The conservative Justices seem to be applying long-held personal beliefs, which they have started to impose on the rest of the nation. They can now be expected to declare that other privacy rights, such as access to contraception, same sex marriage and, perhaps, prayer in schools and school desegregation, end afﬁrmative action and further weaken voting rights. The conservatives will dominate for more than a generation — all due to Trump, who was not the people’s choice, appointed three Justices and to McConnell, who stole a seat. This is why calls to reform the court have increased, perhaps by ending life-tenure or adding members; the Constitution does not prohibit either step.
The Senate, too, has become undemocratic, not because of McConnell’s collusion in packing the court with conservatives but because of a rule called the ﬁlibuster which, in practice, requires not a simple majority of 51 Senators to pass bills but a super majority of 60. So there are demands also to scrap the ﬁlibuster.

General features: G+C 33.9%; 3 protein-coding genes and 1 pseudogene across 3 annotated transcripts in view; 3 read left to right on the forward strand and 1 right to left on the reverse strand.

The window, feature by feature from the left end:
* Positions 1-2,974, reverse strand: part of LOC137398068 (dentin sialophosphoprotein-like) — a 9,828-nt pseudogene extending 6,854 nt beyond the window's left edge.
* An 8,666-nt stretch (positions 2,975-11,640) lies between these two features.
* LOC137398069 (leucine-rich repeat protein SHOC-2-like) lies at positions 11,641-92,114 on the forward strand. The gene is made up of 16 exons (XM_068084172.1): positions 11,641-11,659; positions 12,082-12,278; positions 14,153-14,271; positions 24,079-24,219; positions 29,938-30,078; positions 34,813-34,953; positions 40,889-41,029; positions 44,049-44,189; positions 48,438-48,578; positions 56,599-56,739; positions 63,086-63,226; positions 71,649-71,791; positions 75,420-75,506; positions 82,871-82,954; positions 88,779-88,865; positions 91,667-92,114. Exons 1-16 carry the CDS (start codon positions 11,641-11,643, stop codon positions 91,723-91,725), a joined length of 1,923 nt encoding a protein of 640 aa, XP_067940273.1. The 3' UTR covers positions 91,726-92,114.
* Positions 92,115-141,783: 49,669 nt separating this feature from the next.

But, however necessary, such reforms, and perhaps others, are not the most urgent actions needed to strengthen American democracy. Rather, it is to counter a plan drafted by Trump and his backers to carry out their own reform and they are taking their cue from Hungary’s prime minister Viktor Orbán. He worked within the system to wrest control of the levers of government and entrench himself in power. Influential Republicans have been looking to him more and more for inspiration, rather than, as in the past, the Founding Fathers, unabashedly admiring a so far semi-autocratic leader of a nation of fewer than 10 million who declared in 2019 that “we do not want to be diverse and do not want to be mixed.” They held one of their Conservative Political Action Conference (CPAC) meetings in Hungary and warmly welcomed Orbán to their gathering last week in Dallas.